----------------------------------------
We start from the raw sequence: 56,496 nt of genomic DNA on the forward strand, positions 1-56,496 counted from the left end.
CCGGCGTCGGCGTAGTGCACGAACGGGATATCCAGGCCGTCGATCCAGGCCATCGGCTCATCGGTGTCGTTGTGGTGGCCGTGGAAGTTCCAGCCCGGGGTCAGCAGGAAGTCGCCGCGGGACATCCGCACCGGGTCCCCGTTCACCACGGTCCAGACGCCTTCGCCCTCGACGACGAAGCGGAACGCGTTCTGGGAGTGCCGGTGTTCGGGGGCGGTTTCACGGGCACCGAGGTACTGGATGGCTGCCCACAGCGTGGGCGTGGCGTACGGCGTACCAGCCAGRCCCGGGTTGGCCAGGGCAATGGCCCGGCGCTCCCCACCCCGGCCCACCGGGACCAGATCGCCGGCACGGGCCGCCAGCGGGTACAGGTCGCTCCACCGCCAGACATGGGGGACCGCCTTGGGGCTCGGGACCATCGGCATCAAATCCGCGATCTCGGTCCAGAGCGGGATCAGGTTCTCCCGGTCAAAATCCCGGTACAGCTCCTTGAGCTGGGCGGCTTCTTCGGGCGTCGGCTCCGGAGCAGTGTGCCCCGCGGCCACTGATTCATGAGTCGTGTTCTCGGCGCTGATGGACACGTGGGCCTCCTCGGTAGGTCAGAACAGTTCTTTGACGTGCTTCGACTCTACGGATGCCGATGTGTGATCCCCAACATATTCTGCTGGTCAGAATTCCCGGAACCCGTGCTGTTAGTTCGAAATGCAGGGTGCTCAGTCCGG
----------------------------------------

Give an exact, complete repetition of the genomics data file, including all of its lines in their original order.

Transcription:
We start from the raw sequence: 56,496 nt of genomic DNA on the forward strand, positions 1-56,496 counted from the left end.
CCGGCGTCGGCGTAGTGCACGAACGGGATATCCAGGCCGTCGATCCAGGCCATCGGCTCATCGGTGTCGTTGTGGTGGCCGTGGAAGTTCCAGCCCGGGGTCAGCAGGAAGTCGCCGCGGGACATCCGCACCGGGTCCCCGTTCACCACGGTCCAGACGCCTTCGCCCTCGACGACGAAGCGGAACGCGTTCTGGGAGTGCCGGTGTTCGGGGGCGGTTTCACGGGCACCGAGGTACTGGATGGCTGCCCACAGCGTGGGCGTGGCGTACGGCGTACCAGCCAGRCCCGGGTTGGCCAGGGCAATGGCCCGGCGCTCCCCACCCCGGCCCACCGGGACCAGATCGCCGGCACGGGCCGCCAGCGGGTACAGGTCGCTCCACCGCCAGACATGGGGGACCGCCTTGGGGCTCGGGACCATCGGCATCAAATCCGCGATCTCGGTCCAGAGCGGGATCAGGTTCTCCCGGTCAAAATCCCGGTACAGCTCCTTGAGCTGGGCGGCTTCTTCGGGCGTCGGCTCCGGAGCAGTGTGCCCCGCGGCCACTGATTCATGAGTCGTGTTCTCGGCGCTGATGGACACGTGGGCCTCCTCGGTAGGTCAGAACAGTTCTTTGACGTGCTTCGACTCTACGGATGCCGATGTGTGATCCCCAACATATTCTGCTGGTCAGAATTCCCGGAACCCGTGCTGTTAGTTCGAAATGCAGGGTGCTCAGTCCGG